Maybe something great will happen and this site will become a nationally-renowned TOD. Maybe this is all just speculation. It is very important at this time not to let all this planning and public buy-in go to waste. Remind city and county elected officials and the school board how important not only good development is on this site, but that the core focus should be the Midtown Farmers Market, not in an asphalt parking lot but an urbane, urban public space. Then push hard so CPED, the Planning Commission and designers get all those urban details right.

If you want to get involved, use #PreservetheMarket to post comments about why you love the Midtown Farmers Market. A presentation by Eric Gustafson made at a public meeting last week can be found here. Please remind the city, county and school board to play nice and help ensure a great urban result. Minneapolis can do so much better, and maybe, just maybe we can make this a beloved place.

This was crossposted at Joe Urban.

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2 Responses to An Urban Future for the Midtown Farmers Market

  1. Morgan September 13, 2013 at 10:52 am #

    Thank you for keeping us in the loop Sam,

    I guess I don’t understand why the Farmer’s Market has to stay at that site. In my view, the Farmer’s Market is a community owned amenity that can be moved (not often, but every few years) to activate spaces that need it and therefore enhance the community’s environment. Once a dense, high quality development is located at the school district site, then I would think that the farmer’s market could move to another underutilized lot in the neighborhood. Or permanently close a side street, at least on market days.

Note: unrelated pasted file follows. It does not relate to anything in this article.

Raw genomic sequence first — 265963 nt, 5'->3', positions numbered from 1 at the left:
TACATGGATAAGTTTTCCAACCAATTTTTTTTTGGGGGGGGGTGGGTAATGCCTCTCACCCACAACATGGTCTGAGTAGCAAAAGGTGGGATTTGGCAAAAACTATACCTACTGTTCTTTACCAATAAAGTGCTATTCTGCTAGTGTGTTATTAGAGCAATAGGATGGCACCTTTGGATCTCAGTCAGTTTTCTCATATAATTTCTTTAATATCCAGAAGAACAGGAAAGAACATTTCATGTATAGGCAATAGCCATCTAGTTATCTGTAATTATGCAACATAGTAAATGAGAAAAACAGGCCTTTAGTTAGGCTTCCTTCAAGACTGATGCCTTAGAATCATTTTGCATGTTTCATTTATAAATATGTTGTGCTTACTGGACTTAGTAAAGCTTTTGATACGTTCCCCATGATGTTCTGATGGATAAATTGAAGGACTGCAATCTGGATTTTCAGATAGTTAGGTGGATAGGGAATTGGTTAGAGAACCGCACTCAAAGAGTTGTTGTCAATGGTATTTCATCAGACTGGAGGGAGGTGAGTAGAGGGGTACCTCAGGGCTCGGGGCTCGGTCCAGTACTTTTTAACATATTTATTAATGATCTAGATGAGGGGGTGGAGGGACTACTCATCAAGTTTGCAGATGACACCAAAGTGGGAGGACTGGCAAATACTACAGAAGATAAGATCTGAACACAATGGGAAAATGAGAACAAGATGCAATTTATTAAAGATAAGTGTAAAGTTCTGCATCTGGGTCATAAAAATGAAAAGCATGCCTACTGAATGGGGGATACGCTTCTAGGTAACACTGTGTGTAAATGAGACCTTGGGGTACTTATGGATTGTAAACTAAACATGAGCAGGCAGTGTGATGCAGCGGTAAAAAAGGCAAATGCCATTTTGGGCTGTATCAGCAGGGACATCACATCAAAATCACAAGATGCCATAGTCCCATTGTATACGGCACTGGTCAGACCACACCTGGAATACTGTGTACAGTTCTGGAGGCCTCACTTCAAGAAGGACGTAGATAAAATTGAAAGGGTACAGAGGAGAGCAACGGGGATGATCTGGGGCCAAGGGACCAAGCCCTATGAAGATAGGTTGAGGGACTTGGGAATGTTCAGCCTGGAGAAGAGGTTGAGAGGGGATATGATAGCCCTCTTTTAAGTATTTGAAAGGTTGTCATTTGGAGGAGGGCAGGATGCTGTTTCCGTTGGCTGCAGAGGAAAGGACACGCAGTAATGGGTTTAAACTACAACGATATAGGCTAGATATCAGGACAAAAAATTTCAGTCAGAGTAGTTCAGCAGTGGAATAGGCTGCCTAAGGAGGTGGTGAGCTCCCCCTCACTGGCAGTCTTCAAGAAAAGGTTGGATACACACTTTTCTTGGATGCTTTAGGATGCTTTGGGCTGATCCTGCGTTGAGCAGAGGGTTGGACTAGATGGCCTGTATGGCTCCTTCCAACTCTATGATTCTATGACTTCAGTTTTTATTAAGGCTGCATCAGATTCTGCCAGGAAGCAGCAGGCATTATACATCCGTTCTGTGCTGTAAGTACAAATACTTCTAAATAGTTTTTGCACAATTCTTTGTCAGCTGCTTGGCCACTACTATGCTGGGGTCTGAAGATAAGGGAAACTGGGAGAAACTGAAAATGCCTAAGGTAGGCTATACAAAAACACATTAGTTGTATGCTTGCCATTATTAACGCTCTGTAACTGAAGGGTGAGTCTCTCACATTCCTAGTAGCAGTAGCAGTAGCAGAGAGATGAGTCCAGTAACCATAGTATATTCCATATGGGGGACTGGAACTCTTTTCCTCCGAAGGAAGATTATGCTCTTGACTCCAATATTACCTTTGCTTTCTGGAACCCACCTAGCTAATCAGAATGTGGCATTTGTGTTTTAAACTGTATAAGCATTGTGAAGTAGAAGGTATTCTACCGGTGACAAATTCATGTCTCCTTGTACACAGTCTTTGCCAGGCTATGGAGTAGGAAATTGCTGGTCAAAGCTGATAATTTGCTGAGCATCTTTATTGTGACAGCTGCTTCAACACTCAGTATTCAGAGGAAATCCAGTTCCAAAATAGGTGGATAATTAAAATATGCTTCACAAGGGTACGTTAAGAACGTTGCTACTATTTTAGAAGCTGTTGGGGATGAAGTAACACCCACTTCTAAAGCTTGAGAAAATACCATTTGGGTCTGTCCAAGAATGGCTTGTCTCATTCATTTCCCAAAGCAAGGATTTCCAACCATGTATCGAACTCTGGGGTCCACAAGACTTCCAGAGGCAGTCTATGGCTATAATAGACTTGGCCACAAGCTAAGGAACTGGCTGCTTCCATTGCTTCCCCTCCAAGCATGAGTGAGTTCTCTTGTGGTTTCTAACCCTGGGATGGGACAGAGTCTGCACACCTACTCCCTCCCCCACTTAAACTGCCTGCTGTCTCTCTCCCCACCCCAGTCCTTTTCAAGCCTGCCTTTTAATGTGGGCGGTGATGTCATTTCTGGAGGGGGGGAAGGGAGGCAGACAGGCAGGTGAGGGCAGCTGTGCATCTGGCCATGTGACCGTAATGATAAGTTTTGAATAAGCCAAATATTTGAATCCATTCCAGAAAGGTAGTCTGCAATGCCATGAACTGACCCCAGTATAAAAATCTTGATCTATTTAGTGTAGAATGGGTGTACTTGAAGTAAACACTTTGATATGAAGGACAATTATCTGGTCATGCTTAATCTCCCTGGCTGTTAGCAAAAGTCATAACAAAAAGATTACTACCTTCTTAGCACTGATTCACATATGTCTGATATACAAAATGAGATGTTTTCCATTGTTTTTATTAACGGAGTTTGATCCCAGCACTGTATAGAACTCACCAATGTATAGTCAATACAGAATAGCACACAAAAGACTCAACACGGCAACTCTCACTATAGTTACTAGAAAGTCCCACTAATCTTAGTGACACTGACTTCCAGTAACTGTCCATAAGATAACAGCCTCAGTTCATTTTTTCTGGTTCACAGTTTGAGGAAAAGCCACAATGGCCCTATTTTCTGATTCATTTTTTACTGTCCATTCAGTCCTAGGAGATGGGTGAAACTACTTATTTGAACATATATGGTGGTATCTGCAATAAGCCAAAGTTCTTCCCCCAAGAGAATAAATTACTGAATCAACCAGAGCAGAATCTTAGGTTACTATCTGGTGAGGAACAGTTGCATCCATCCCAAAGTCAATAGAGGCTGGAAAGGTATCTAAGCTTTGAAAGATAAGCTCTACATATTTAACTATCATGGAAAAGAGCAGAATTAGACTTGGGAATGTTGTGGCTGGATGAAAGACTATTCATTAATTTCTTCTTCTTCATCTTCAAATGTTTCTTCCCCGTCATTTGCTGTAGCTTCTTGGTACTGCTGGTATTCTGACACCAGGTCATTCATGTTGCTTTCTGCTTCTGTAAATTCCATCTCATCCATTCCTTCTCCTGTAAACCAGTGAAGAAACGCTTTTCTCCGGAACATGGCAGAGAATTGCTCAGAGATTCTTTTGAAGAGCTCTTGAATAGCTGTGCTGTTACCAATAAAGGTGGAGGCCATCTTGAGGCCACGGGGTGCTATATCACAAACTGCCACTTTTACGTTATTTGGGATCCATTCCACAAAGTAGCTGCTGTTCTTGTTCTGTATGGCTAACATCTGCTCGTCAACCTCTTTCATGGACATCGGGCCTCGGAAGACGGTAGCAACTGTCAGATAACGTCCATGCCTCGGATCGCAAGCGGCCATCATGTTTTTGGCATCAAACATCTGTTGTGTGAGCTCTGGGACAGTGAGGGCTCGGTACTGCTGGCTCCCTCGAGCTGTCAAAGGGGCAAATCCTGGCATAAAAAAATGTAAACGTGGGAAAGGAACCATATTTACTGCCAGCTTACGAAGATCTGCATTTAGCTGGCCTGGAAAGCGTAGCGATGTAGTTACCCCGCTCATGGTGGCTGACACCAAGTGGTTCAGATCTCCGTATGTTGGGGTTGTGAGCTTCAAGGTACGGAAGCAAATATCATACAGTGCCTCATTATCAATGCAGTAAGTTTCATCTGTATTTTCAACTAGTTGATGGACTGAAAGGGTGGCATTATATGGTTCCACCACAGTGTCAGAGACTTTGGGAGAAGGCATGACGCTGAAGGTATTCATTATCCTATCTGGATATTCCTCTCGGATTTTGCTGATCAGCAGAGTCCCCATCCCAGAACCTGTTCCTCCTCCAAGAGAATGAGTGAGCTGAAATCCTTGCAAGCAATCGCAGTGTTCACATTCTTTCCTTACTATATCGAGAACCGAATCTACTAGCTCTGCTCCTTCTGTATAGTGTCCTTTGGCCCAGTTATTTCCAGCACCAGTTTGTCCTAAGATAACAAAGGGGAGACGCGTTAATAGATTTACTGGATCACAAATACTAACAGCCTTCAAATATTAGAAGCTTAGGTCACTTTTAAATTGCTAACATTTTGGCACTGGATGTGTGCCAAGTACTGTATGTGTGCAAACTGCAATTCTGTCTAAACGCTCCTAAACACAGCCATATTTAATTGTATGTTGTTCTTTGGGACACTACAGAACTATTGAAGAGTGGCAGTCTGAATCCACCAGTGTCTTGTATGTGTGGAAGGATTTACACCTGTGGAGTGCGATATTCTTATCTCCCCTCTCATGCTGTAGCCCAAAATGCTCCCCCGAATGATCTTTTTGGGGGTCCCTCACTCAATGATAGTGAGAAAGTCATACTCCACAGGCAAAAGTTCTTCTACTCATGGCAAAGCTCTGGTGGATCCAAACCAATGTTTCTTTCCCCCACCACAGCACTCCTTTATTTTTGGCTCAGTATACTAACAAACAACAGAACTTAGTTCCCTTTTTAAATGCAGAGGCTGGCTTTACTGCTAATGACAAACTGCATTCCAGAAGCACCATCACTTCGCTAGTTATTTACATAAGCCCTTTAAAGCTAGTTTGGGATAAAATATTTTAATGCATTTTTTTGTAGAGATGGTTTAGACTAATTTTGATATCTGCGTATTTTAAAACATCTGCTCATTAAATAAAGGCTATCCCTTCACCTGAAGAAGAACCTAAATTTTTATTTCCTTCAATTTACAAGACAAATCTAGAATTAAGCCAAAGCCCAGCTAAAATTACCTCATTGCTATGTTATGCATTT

I understand the Corcoran Neighborhood Organization wants to keep the market within its’ boundaries but there are multiple vacant lots on the south side of Lake Street in Corcoran. Why not move the market there and keep the ball rolling?

    I believe that one of the draws for having the market at the school board site in the first place is the parking on the south side of the lot for customers. Will that much parking for non-residents and tenants continue to exist at the new development?

  2. Sam Newberg
    Sam Newberg September 16, 2013 at 10:03 am #

    Morgan, there are plenty of places where the market could move if forced to. Whether parking would be a problem somewhere else would have to be addressed.

    I simply think the benefits created by a well-designed public square at a transit station along a busy commercial corridor surrounded by excellent urbanism (great looking buildings and streets) so far outweighs issues of convenient parking that it’s hard to compare the two. Besides, CNO/the farmers market operators has considered this, and parking is shown in the approved plan for the site.